Last August, after John Wiley & Sons sold Frommer’s to Google for $22 million, it was rumoured that the travel giant’s ubiquitous guidebook series would soon be discontinued. Those concerns appeared to be justified when reports emerged in March that Google had quietly ceased print production of new series titles.
Google has since sold the company back to its founder, Arthur Frommer, who has stated his commitment to print publishing in several interviews, but the situation demonstrates the tumultuousness experienced by the travel-guide industry over the past decade. Several independent Canadian publishers, including Vancouver’s Arsenal Pulp Press and Toronto’s Formac Lorimer Books, have ceased producing travel guides altogether, and most guidebooks sold in Canada are now published outside the country by international companies like Avalon Travel, Lonely Planet, and Fodor’s.
However, after several years of declining profits and increased online competition, the market appears to have stabilized. Canadian publishers and booksellers are reporting steady sales bolstered by ebooks, specialized guides, and new editions of classic titles.
Montreal-based Ulysses is the only Canadian publisher devoted exclusively to traditional guidebooks. In 1990, the company, which started as a bookshop a decade earlier (and still operates two Montreal stores), began publishing its own titles. According to publisher Claude Morneau, Ulysses specializes in books that combine the cultural and practical aspects of travel in Canada and the Americas, targetting international and domestic tourists.
One of Ulysses’ biggest challenges, says Morneau, is convincing travellers to pay for guides when so much free information is available online. Travel publishers have to highlight their expertise and their editorial independence, which other sources of information can’t guarantee, he says.
Ulysses titles have been available as ebooks since 2009. Although growth has been slower than expected, sales are up 34 per cent from 2012 and represent approximately four per cent of overall sales. The company is also developing its first app, although Morneau notes that the financial investment required rarely seems to pay off.
One decision that has paid off is Ulysses’ commitment to the French-language market, a success Morneau believes is due to the diversity of Francophone retailers in Canada and Europe. Ulysses’ French-language series, Guides Escale, aimed at short-term visitors to Montreal, Toronto, New York, and other cities, is a recent bestseller for the company. Recreational guidebooks that focus on regions and themes other publishers are not covering also do well, including the new Guide to Creative Montréal, which provides 10 tours of the city’s arts scene.
Other Canadian publishers in the travel market have found success by keeping things local, focusing on regional-interest titles, nature guides, and updated editions of old favourites.
Vancouver’s Greystone Books, a former imprint of D&M Publishers now owned by Heritage House Publishing, began releasing travel books with Jack Bryceland’s 103 Hikes in Southwestern British Columbia. First published in 1973 by the British Columbia Mountaineering Association, the guide is now in its sixth edition.
When a book works, and it keeps working and it’s kept up-to-date, it can be very successful over a long period of time, says Greystone publisher Rob Sanders.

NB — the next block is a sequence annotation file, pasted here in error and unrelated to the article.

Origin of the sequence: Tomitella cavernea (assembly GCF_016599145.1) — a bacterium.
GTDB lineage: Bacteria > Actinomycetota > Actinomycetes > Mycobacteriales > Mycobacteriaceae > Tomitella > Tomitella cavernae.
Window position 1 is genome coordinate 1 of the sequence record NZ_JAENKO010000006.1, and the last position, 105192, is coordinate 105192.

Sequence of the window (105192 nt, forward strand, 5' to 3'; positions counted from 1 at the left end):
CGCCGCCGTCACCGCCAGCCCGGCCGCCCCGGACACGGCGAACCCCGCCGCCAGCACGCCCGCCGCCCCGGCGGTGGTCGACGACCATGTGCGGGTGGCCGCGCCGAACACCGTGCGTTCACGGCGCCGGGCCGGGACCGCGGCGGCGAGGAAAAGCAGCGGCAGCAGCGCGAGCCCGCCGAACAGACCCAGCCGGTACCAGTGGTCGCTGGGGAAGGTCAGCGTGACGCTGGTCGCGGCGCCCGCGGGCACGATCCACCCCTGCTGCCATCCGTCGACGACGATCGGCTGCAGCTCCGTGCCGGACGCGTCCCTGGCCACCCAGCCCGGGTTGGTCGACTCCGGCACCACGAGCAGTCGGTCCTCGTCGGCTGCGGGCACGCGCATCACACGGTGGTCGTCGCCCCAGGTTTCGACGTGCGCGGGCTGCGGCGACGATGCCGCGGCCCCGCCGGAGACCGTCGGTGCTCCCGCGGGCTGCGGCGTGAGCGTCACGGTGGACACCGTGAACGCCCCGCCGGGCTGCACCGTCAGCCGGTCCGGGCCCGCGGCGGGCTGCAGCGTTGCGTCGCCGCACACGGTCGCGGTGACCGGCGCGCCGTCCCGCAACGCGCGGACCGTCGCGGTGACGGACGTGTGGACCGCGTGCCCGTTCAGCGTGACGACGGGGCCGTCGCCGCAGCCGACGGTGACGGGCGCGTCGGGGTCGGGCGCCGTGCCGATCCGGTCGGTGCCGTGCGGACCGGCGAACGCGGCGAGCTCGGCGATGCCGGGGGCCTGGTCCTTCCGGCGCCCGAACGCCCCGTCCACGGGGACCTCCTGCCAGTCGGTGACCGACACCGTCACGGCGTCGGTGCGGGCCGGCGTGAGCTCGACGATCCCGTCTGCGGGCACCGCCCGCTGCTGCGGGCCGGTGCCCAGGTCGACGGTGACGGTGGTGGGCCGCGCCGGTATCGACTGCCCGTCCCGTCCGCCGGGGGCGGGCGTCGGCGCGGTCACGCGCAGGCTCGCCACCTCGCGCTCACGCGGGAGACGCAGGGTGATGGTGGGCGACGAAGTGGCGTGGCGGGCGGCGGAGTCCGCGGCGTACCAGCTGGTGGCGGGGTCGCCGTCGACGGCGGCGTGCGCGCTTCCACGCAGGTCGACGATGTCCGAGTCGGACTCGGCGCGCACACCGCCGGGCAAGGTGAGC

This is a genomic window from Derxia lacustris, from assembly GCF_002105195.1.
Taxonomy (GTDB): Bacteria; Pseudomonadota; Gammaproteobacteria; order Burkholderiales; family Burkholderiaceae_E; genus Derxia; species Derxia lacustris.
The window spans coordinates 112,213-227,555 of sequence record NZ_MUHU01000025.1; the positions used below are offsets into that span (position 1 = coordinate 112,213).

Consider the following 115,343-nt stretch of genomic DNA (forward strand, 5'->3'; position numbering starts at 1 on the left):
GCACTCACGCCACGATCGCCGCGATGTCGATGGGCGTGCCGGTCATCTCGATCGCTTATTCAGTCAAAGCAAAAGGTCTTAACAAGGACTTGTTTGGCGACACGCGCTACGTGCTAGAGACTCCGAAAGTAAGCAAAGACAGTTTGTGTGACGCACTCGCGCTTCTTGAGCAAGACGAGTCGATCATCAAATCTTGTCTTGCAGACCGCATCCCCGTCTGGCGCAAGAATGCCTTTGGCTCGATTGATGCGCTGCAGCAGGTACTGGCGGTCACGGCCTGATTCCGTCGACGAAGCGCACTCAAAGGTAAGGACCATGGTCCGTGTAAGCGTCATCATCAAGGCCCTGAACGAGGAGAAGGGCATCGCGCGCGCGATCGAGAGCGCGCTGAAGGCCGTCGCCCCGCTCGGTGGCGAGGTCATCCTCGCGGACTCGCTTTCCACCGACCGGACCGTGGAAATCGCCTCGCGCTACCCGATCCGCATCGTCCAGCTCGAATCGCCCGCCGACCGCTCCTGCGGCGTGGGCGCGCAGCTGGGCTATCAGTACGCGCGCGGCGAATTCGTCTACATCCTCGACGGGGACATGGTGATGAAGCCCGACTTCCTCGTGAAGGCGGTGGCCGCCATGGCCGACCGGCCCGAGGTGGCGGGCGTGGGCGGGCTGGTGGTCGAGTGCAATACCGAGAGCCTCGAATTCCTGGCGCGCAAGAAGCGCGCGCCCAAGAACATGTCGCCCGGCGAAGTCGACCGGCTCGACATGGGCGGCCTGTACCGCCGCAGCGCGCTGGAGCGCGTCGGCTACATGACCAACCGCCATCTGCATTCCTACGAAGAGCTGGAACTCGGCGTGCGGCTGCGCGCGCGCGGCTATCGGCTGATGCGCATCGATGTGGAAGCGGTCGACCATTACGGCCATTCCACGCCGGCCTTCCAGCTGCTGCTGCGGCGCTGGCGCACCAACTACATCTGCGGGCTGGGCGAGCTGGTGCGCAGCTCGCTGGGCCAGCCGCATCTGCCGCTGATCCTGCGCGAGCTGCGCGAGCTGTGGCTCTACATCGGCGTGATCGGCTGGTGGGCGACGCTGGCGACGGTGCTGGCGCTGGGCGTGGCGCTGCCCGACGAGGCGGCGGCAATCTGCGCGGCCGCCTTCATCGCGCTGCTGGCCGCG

Sanders observes that guidebook sales tapered off slightly five years ago, but have been holding their own ever since, with ebooks selling about 10 to 20 per cent the volume of print. (A similar division exists in the rest of Greystone’s catalogue.) To date, Greystone hasn’t produced any apps, but Sanders says he’s exploring the possibilities.
Although Halifax’s Nimbus Publishing has decreased the number of titles it produces annually and has yet to make its travel books available digitally, recreational guides and regional-interest books continue to sell.
We have a guide to Kejimkujik National Park that has information that’s nowhere else, says sales manager Terrilee Bulger. I think there’s still a market for that. Also, Halifax Haunts, a guide to haunted sites in Halifax, does well.
Specialized travel booksellers have also felt pressures of a shrinking market, but Jeff Axler, owner of Toronto’s Open Air Books & Maps, has observed some customers returning to print books, frustrated by tiny device screens, cellphone roaming charges, and an inability to quickly thumb through pages or add notes.
Despite 37 years in the business, Axler is uncertain about the future but cautiously believes the Frommer’s sale is a positive sign. Things are slightly better this year than last, he says, but it’s definitely never going to get back to where it was.
Open Air Books & Maps does not offer online shopping “ Axler notes the challenges of competing against major e-retailers like Amazon “ instead focusing on its physical store, a strategy shared by The Travel Bug in Vancouver. Andrew Schoulten took over the store, which specializes in travel books and luggage, earlier this year after the retirement of long-time owner Dwight Elliot. He notes a big resurgence in book sales after a major dip around four years ago, in particular for series like Lonely Planet, Bradt, and Rick Steeves. Schoulten doesn’t plan to make any major changes to the business except to increase the floor space dedicated to luggage.
As booksellers and publishers continue to adapt to a transitioning market, one fact continues to bode well for the industry: Canadians’ appetite for travel is alive and well. The only question that remains is, who will help them reach their destinations?
This story appeared in the July/August 2013 issue of Q&Q.